"The epic battle between man and monster reaches its greatest pitch in the famous story of Frankenstein. In trying to create life, the young student Victor Frankenstein unleashes forces beyond his control, setting into motion a long and tragic chain of events that brings Victor himself to the very brink. How he tries to destroy his creation, as it destroys everything Victor loves, is a powerful story of love, friendship …and horror."
GruntLogic added this to a list 2 years, 9 months ago
"If there were ever a situation where the book is better than the movie, this is it. In fact, most movies about Frankenstein seem to have almost no relation to the book at all, it's as though it were a completely different story. The creature may be one of the most sympathetic characters ever created."
"Before you get too excited about having your clone or some other cyborg cleaning your house and picking up the dry cleaning…just remember that the cost of the convenience might be the life of your brother, your wife, your friend, and eventually when you track the rogue creature down, you will come really close to revenge but just get sick and die. And to top it off, somehow people will dress up as the beast and also feel sympathy towards him, because it wasn’t even his fault that he was crea"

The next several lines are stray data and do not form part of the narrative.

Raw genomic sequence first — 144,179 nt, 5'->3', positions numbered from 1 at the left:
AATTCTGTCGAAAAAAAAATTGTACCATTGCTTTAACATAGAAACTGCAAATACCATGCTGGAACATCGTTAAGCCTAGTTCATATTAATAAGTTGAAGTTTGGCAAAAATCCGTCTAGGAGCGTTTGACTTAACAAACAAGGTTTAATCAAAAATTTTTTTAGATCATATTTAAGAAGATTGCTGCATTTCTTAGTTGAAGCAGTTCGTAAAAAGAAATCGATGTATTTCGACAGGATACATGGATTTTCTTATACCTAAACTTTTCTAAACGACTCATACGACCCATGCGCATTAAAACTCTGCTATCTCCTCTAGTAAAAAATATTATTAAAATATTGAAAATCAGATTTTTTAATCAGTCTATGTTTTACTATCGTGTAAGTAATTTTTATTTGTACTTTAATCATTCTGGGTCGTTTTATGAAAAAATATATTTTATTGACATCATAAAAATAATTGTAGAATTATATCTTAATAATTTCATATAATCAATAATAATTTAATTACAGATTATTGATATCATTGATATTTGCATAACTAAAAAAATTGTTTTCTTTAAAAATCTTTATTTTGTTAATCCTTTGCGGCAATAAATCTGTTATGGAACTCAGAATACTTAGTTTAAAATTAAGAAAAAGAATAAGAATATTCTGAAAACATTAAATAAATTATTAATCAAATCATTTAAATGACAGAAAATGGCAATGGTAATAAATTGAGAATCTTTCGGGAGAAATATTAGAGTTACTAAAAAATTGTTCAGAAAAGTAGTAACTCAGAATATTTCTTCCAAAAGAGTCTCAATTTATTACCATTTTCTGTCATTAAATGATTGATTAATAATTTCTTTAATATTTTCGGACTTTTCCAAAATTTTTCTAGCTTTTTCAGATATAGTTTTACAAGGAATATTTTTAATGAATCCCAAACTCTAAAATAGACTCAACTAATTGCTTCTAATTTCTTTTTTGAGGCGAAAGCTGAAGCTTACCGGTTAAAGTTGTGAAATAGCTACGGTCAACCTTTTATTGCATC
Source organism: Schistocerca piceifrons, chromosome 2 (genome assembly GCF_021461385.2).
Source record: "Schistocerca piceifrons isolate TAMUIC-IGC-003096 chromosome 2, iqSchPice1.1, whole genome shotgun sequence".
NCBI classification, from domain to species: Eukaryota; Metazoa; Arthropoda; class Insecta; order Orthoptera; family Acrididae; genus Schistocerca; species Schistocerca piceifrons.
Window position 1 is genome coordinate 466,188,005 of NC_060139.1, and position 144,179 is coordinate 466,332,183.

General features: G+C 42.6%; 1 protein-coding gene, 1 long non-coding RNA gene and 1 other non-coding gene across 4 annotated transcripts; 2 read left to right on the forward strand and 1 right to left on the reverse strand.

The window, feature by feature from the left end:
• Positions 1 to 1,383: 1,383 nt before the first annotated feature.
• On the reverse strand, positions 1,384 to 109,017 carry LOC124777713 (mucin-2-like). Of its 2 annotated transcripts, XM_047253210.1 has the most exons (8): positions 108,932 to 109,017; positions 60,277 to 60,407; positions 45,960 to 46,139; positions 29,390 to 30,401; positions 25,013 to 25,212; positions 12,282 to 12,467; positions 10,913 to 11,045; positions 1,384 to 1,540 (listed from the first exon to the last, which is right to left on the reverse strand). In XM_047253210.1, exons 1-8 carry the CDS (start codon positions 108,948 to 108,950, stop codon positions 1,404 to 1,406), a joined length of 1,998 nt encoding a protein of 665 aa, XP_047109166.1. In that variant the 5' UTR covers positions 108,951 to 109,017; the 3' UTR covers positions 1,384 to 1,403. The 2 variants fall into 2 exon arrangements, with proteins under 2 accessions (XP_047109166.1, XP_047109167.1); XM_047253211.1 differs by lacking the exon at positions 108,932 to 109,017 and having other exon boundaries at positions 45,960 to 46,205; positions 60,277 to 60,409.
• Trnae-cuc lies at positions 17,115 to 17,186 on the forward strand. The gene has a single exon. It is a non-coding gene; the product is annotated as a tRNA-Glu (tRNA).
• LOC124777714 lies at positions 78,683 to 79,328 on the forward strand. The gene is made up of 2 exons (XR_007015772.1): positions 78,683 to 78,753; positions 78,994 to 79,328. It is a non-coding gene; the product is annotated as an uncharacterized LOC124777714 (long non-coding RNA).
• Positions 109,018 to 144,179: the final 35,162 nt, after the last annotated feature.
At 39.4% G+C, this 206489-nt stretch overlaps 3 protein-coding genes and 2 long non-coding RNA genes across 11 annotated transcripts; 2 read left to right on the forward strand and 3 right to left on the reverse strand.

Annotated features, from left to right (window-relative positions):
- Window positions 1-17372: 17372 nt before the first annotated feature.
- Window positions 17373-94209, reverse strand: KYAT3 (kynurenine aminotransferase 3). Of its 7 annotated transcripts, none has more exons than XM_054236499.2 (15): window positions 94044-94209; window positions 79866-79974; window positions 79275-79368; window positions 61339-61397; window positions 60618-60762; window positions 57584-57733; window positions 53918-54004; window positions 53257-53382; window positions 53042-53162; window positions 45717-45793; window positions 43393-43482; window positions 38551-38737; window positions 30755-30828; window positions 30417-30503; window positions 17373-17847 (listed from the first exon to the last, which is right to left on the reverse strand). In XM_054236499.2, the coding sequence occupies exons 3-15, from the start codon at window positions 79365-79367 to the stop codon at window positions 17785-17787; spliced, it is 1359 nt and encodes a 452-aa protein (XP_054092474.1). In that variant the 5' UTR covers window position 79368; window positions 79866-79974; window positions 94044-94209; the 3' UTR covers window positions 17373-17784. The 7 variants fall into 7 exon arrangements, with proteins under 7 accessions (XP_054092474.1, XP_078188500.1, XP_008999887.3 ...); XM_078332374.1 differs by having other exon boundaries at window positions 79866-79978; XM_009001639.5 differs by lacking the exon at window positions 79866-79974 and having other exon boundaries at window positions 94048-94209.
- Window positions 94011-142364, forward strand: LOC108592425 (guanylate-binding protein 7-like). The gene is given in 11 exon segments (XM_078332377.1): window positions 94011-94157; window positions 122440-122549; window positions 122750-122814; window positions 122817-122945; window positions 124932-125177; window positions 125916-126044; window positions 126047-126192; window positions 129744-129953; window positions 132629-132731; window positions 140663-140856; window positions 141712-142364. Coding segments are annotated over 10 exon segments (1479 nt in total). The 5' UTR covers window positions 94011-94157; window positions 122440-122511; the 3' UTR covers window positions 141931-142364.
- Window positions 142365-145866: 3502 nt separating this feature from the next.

"Mary Shelley really knew how to write, probably had some of her skills honed by her poet husband. Either way, this novel is fantastic and beautifully written. How Frankenstein's Monster reads Paradise Lost like a Bible is so intelligent, as is the monster. The monster goes from evil to good, and Frankenstein goes from good to bad, all slowly but surely."
"This is the first modern mad scientist novel, which set the stage for so many mad scientist tales of the next 200 years. You've got the lab full of bubbly stuff, experiments with lightning, stolen body parts, humans brought back from the dead, monsters, and a man who wants to play god. Just try to name a mad science story that doesn't have a little Frankenstein in it. This book changed your life already by creating an entire subgenre of science fiction devoted to science run amok."